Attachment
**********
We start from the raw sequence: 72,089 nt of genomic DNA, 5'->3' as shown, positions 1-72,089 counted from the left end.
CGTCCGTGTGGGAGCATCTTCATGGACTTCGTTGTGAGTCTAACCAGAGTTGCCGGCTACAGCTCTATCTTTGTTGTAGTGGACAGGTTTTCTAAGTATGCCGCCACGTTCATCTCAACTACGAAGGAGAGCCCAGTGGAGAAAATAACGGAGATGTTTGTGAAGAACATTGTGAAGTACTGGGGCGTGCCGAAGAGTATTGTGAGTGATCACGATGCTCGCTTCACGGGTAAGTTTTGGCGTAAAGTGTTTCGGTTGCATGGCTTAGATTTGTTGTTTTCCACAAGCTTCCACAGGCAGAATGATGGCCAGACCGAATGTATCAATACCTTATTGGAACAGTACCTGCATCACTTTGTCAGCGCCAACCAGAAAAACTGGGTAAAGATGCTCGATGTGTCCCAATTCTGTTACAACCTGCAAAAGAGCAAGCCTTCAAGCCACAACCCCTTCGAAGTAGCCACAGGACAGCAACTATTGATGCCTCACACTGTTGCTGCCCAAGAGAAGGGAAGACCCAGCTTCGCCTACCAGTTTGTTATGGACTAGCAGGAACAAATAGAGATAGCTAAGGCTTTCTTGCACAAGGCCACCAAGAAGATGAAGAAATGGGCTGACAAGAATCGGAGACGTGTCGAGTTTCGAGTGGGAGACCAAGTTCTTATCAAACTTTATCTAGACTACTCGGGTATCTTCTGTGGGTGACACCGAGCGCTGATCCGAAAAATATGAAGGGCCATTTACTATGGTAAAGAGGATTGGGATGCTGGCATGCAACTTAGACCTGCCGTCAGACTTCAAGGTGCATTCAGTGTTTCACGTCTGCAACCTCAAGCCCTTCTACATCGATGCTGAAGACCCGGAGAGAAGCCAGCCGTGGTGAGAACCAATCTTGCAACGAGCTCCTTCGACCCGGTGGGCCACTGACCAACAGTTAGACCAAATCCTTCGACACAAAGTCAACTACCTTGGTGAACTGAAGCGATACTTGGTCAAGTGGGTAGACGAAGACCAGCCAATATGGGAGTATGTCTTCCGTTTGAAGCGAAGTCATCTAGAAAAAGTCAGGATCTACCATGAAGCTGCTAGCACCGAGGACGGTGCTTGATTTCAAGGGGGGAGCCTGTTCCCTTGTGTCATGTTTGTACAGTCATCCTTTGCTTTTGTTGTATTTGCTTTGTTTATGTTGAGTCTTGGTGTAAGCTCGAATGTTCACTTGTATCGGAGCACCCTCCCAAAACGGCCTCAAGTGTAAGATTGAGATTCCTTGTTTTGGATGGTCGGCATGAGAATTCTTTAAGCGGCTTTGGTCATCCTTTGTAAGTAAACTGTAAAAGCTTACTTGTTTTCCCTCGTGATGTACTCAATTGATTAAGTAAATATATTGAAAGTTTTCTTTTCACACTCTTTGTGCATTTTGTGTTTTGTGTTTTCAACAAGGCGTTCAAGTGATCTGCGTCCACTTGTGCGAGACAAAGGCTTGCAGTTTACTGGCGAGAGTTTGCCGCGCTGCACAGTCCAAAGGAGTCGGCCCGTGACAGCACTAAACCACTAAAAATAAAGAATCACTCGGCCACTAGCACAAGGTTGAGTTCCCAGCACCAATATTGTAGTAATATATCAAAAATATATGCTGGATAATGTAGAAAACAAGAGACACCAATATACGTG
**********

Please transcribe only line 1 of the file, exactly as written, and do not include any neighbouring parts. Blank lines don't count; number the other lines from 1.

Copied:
We start from the raw sequence: 72,089 nt of genomic DNA, 5'->3' as shown, positions 1-72,089 counted from the left end.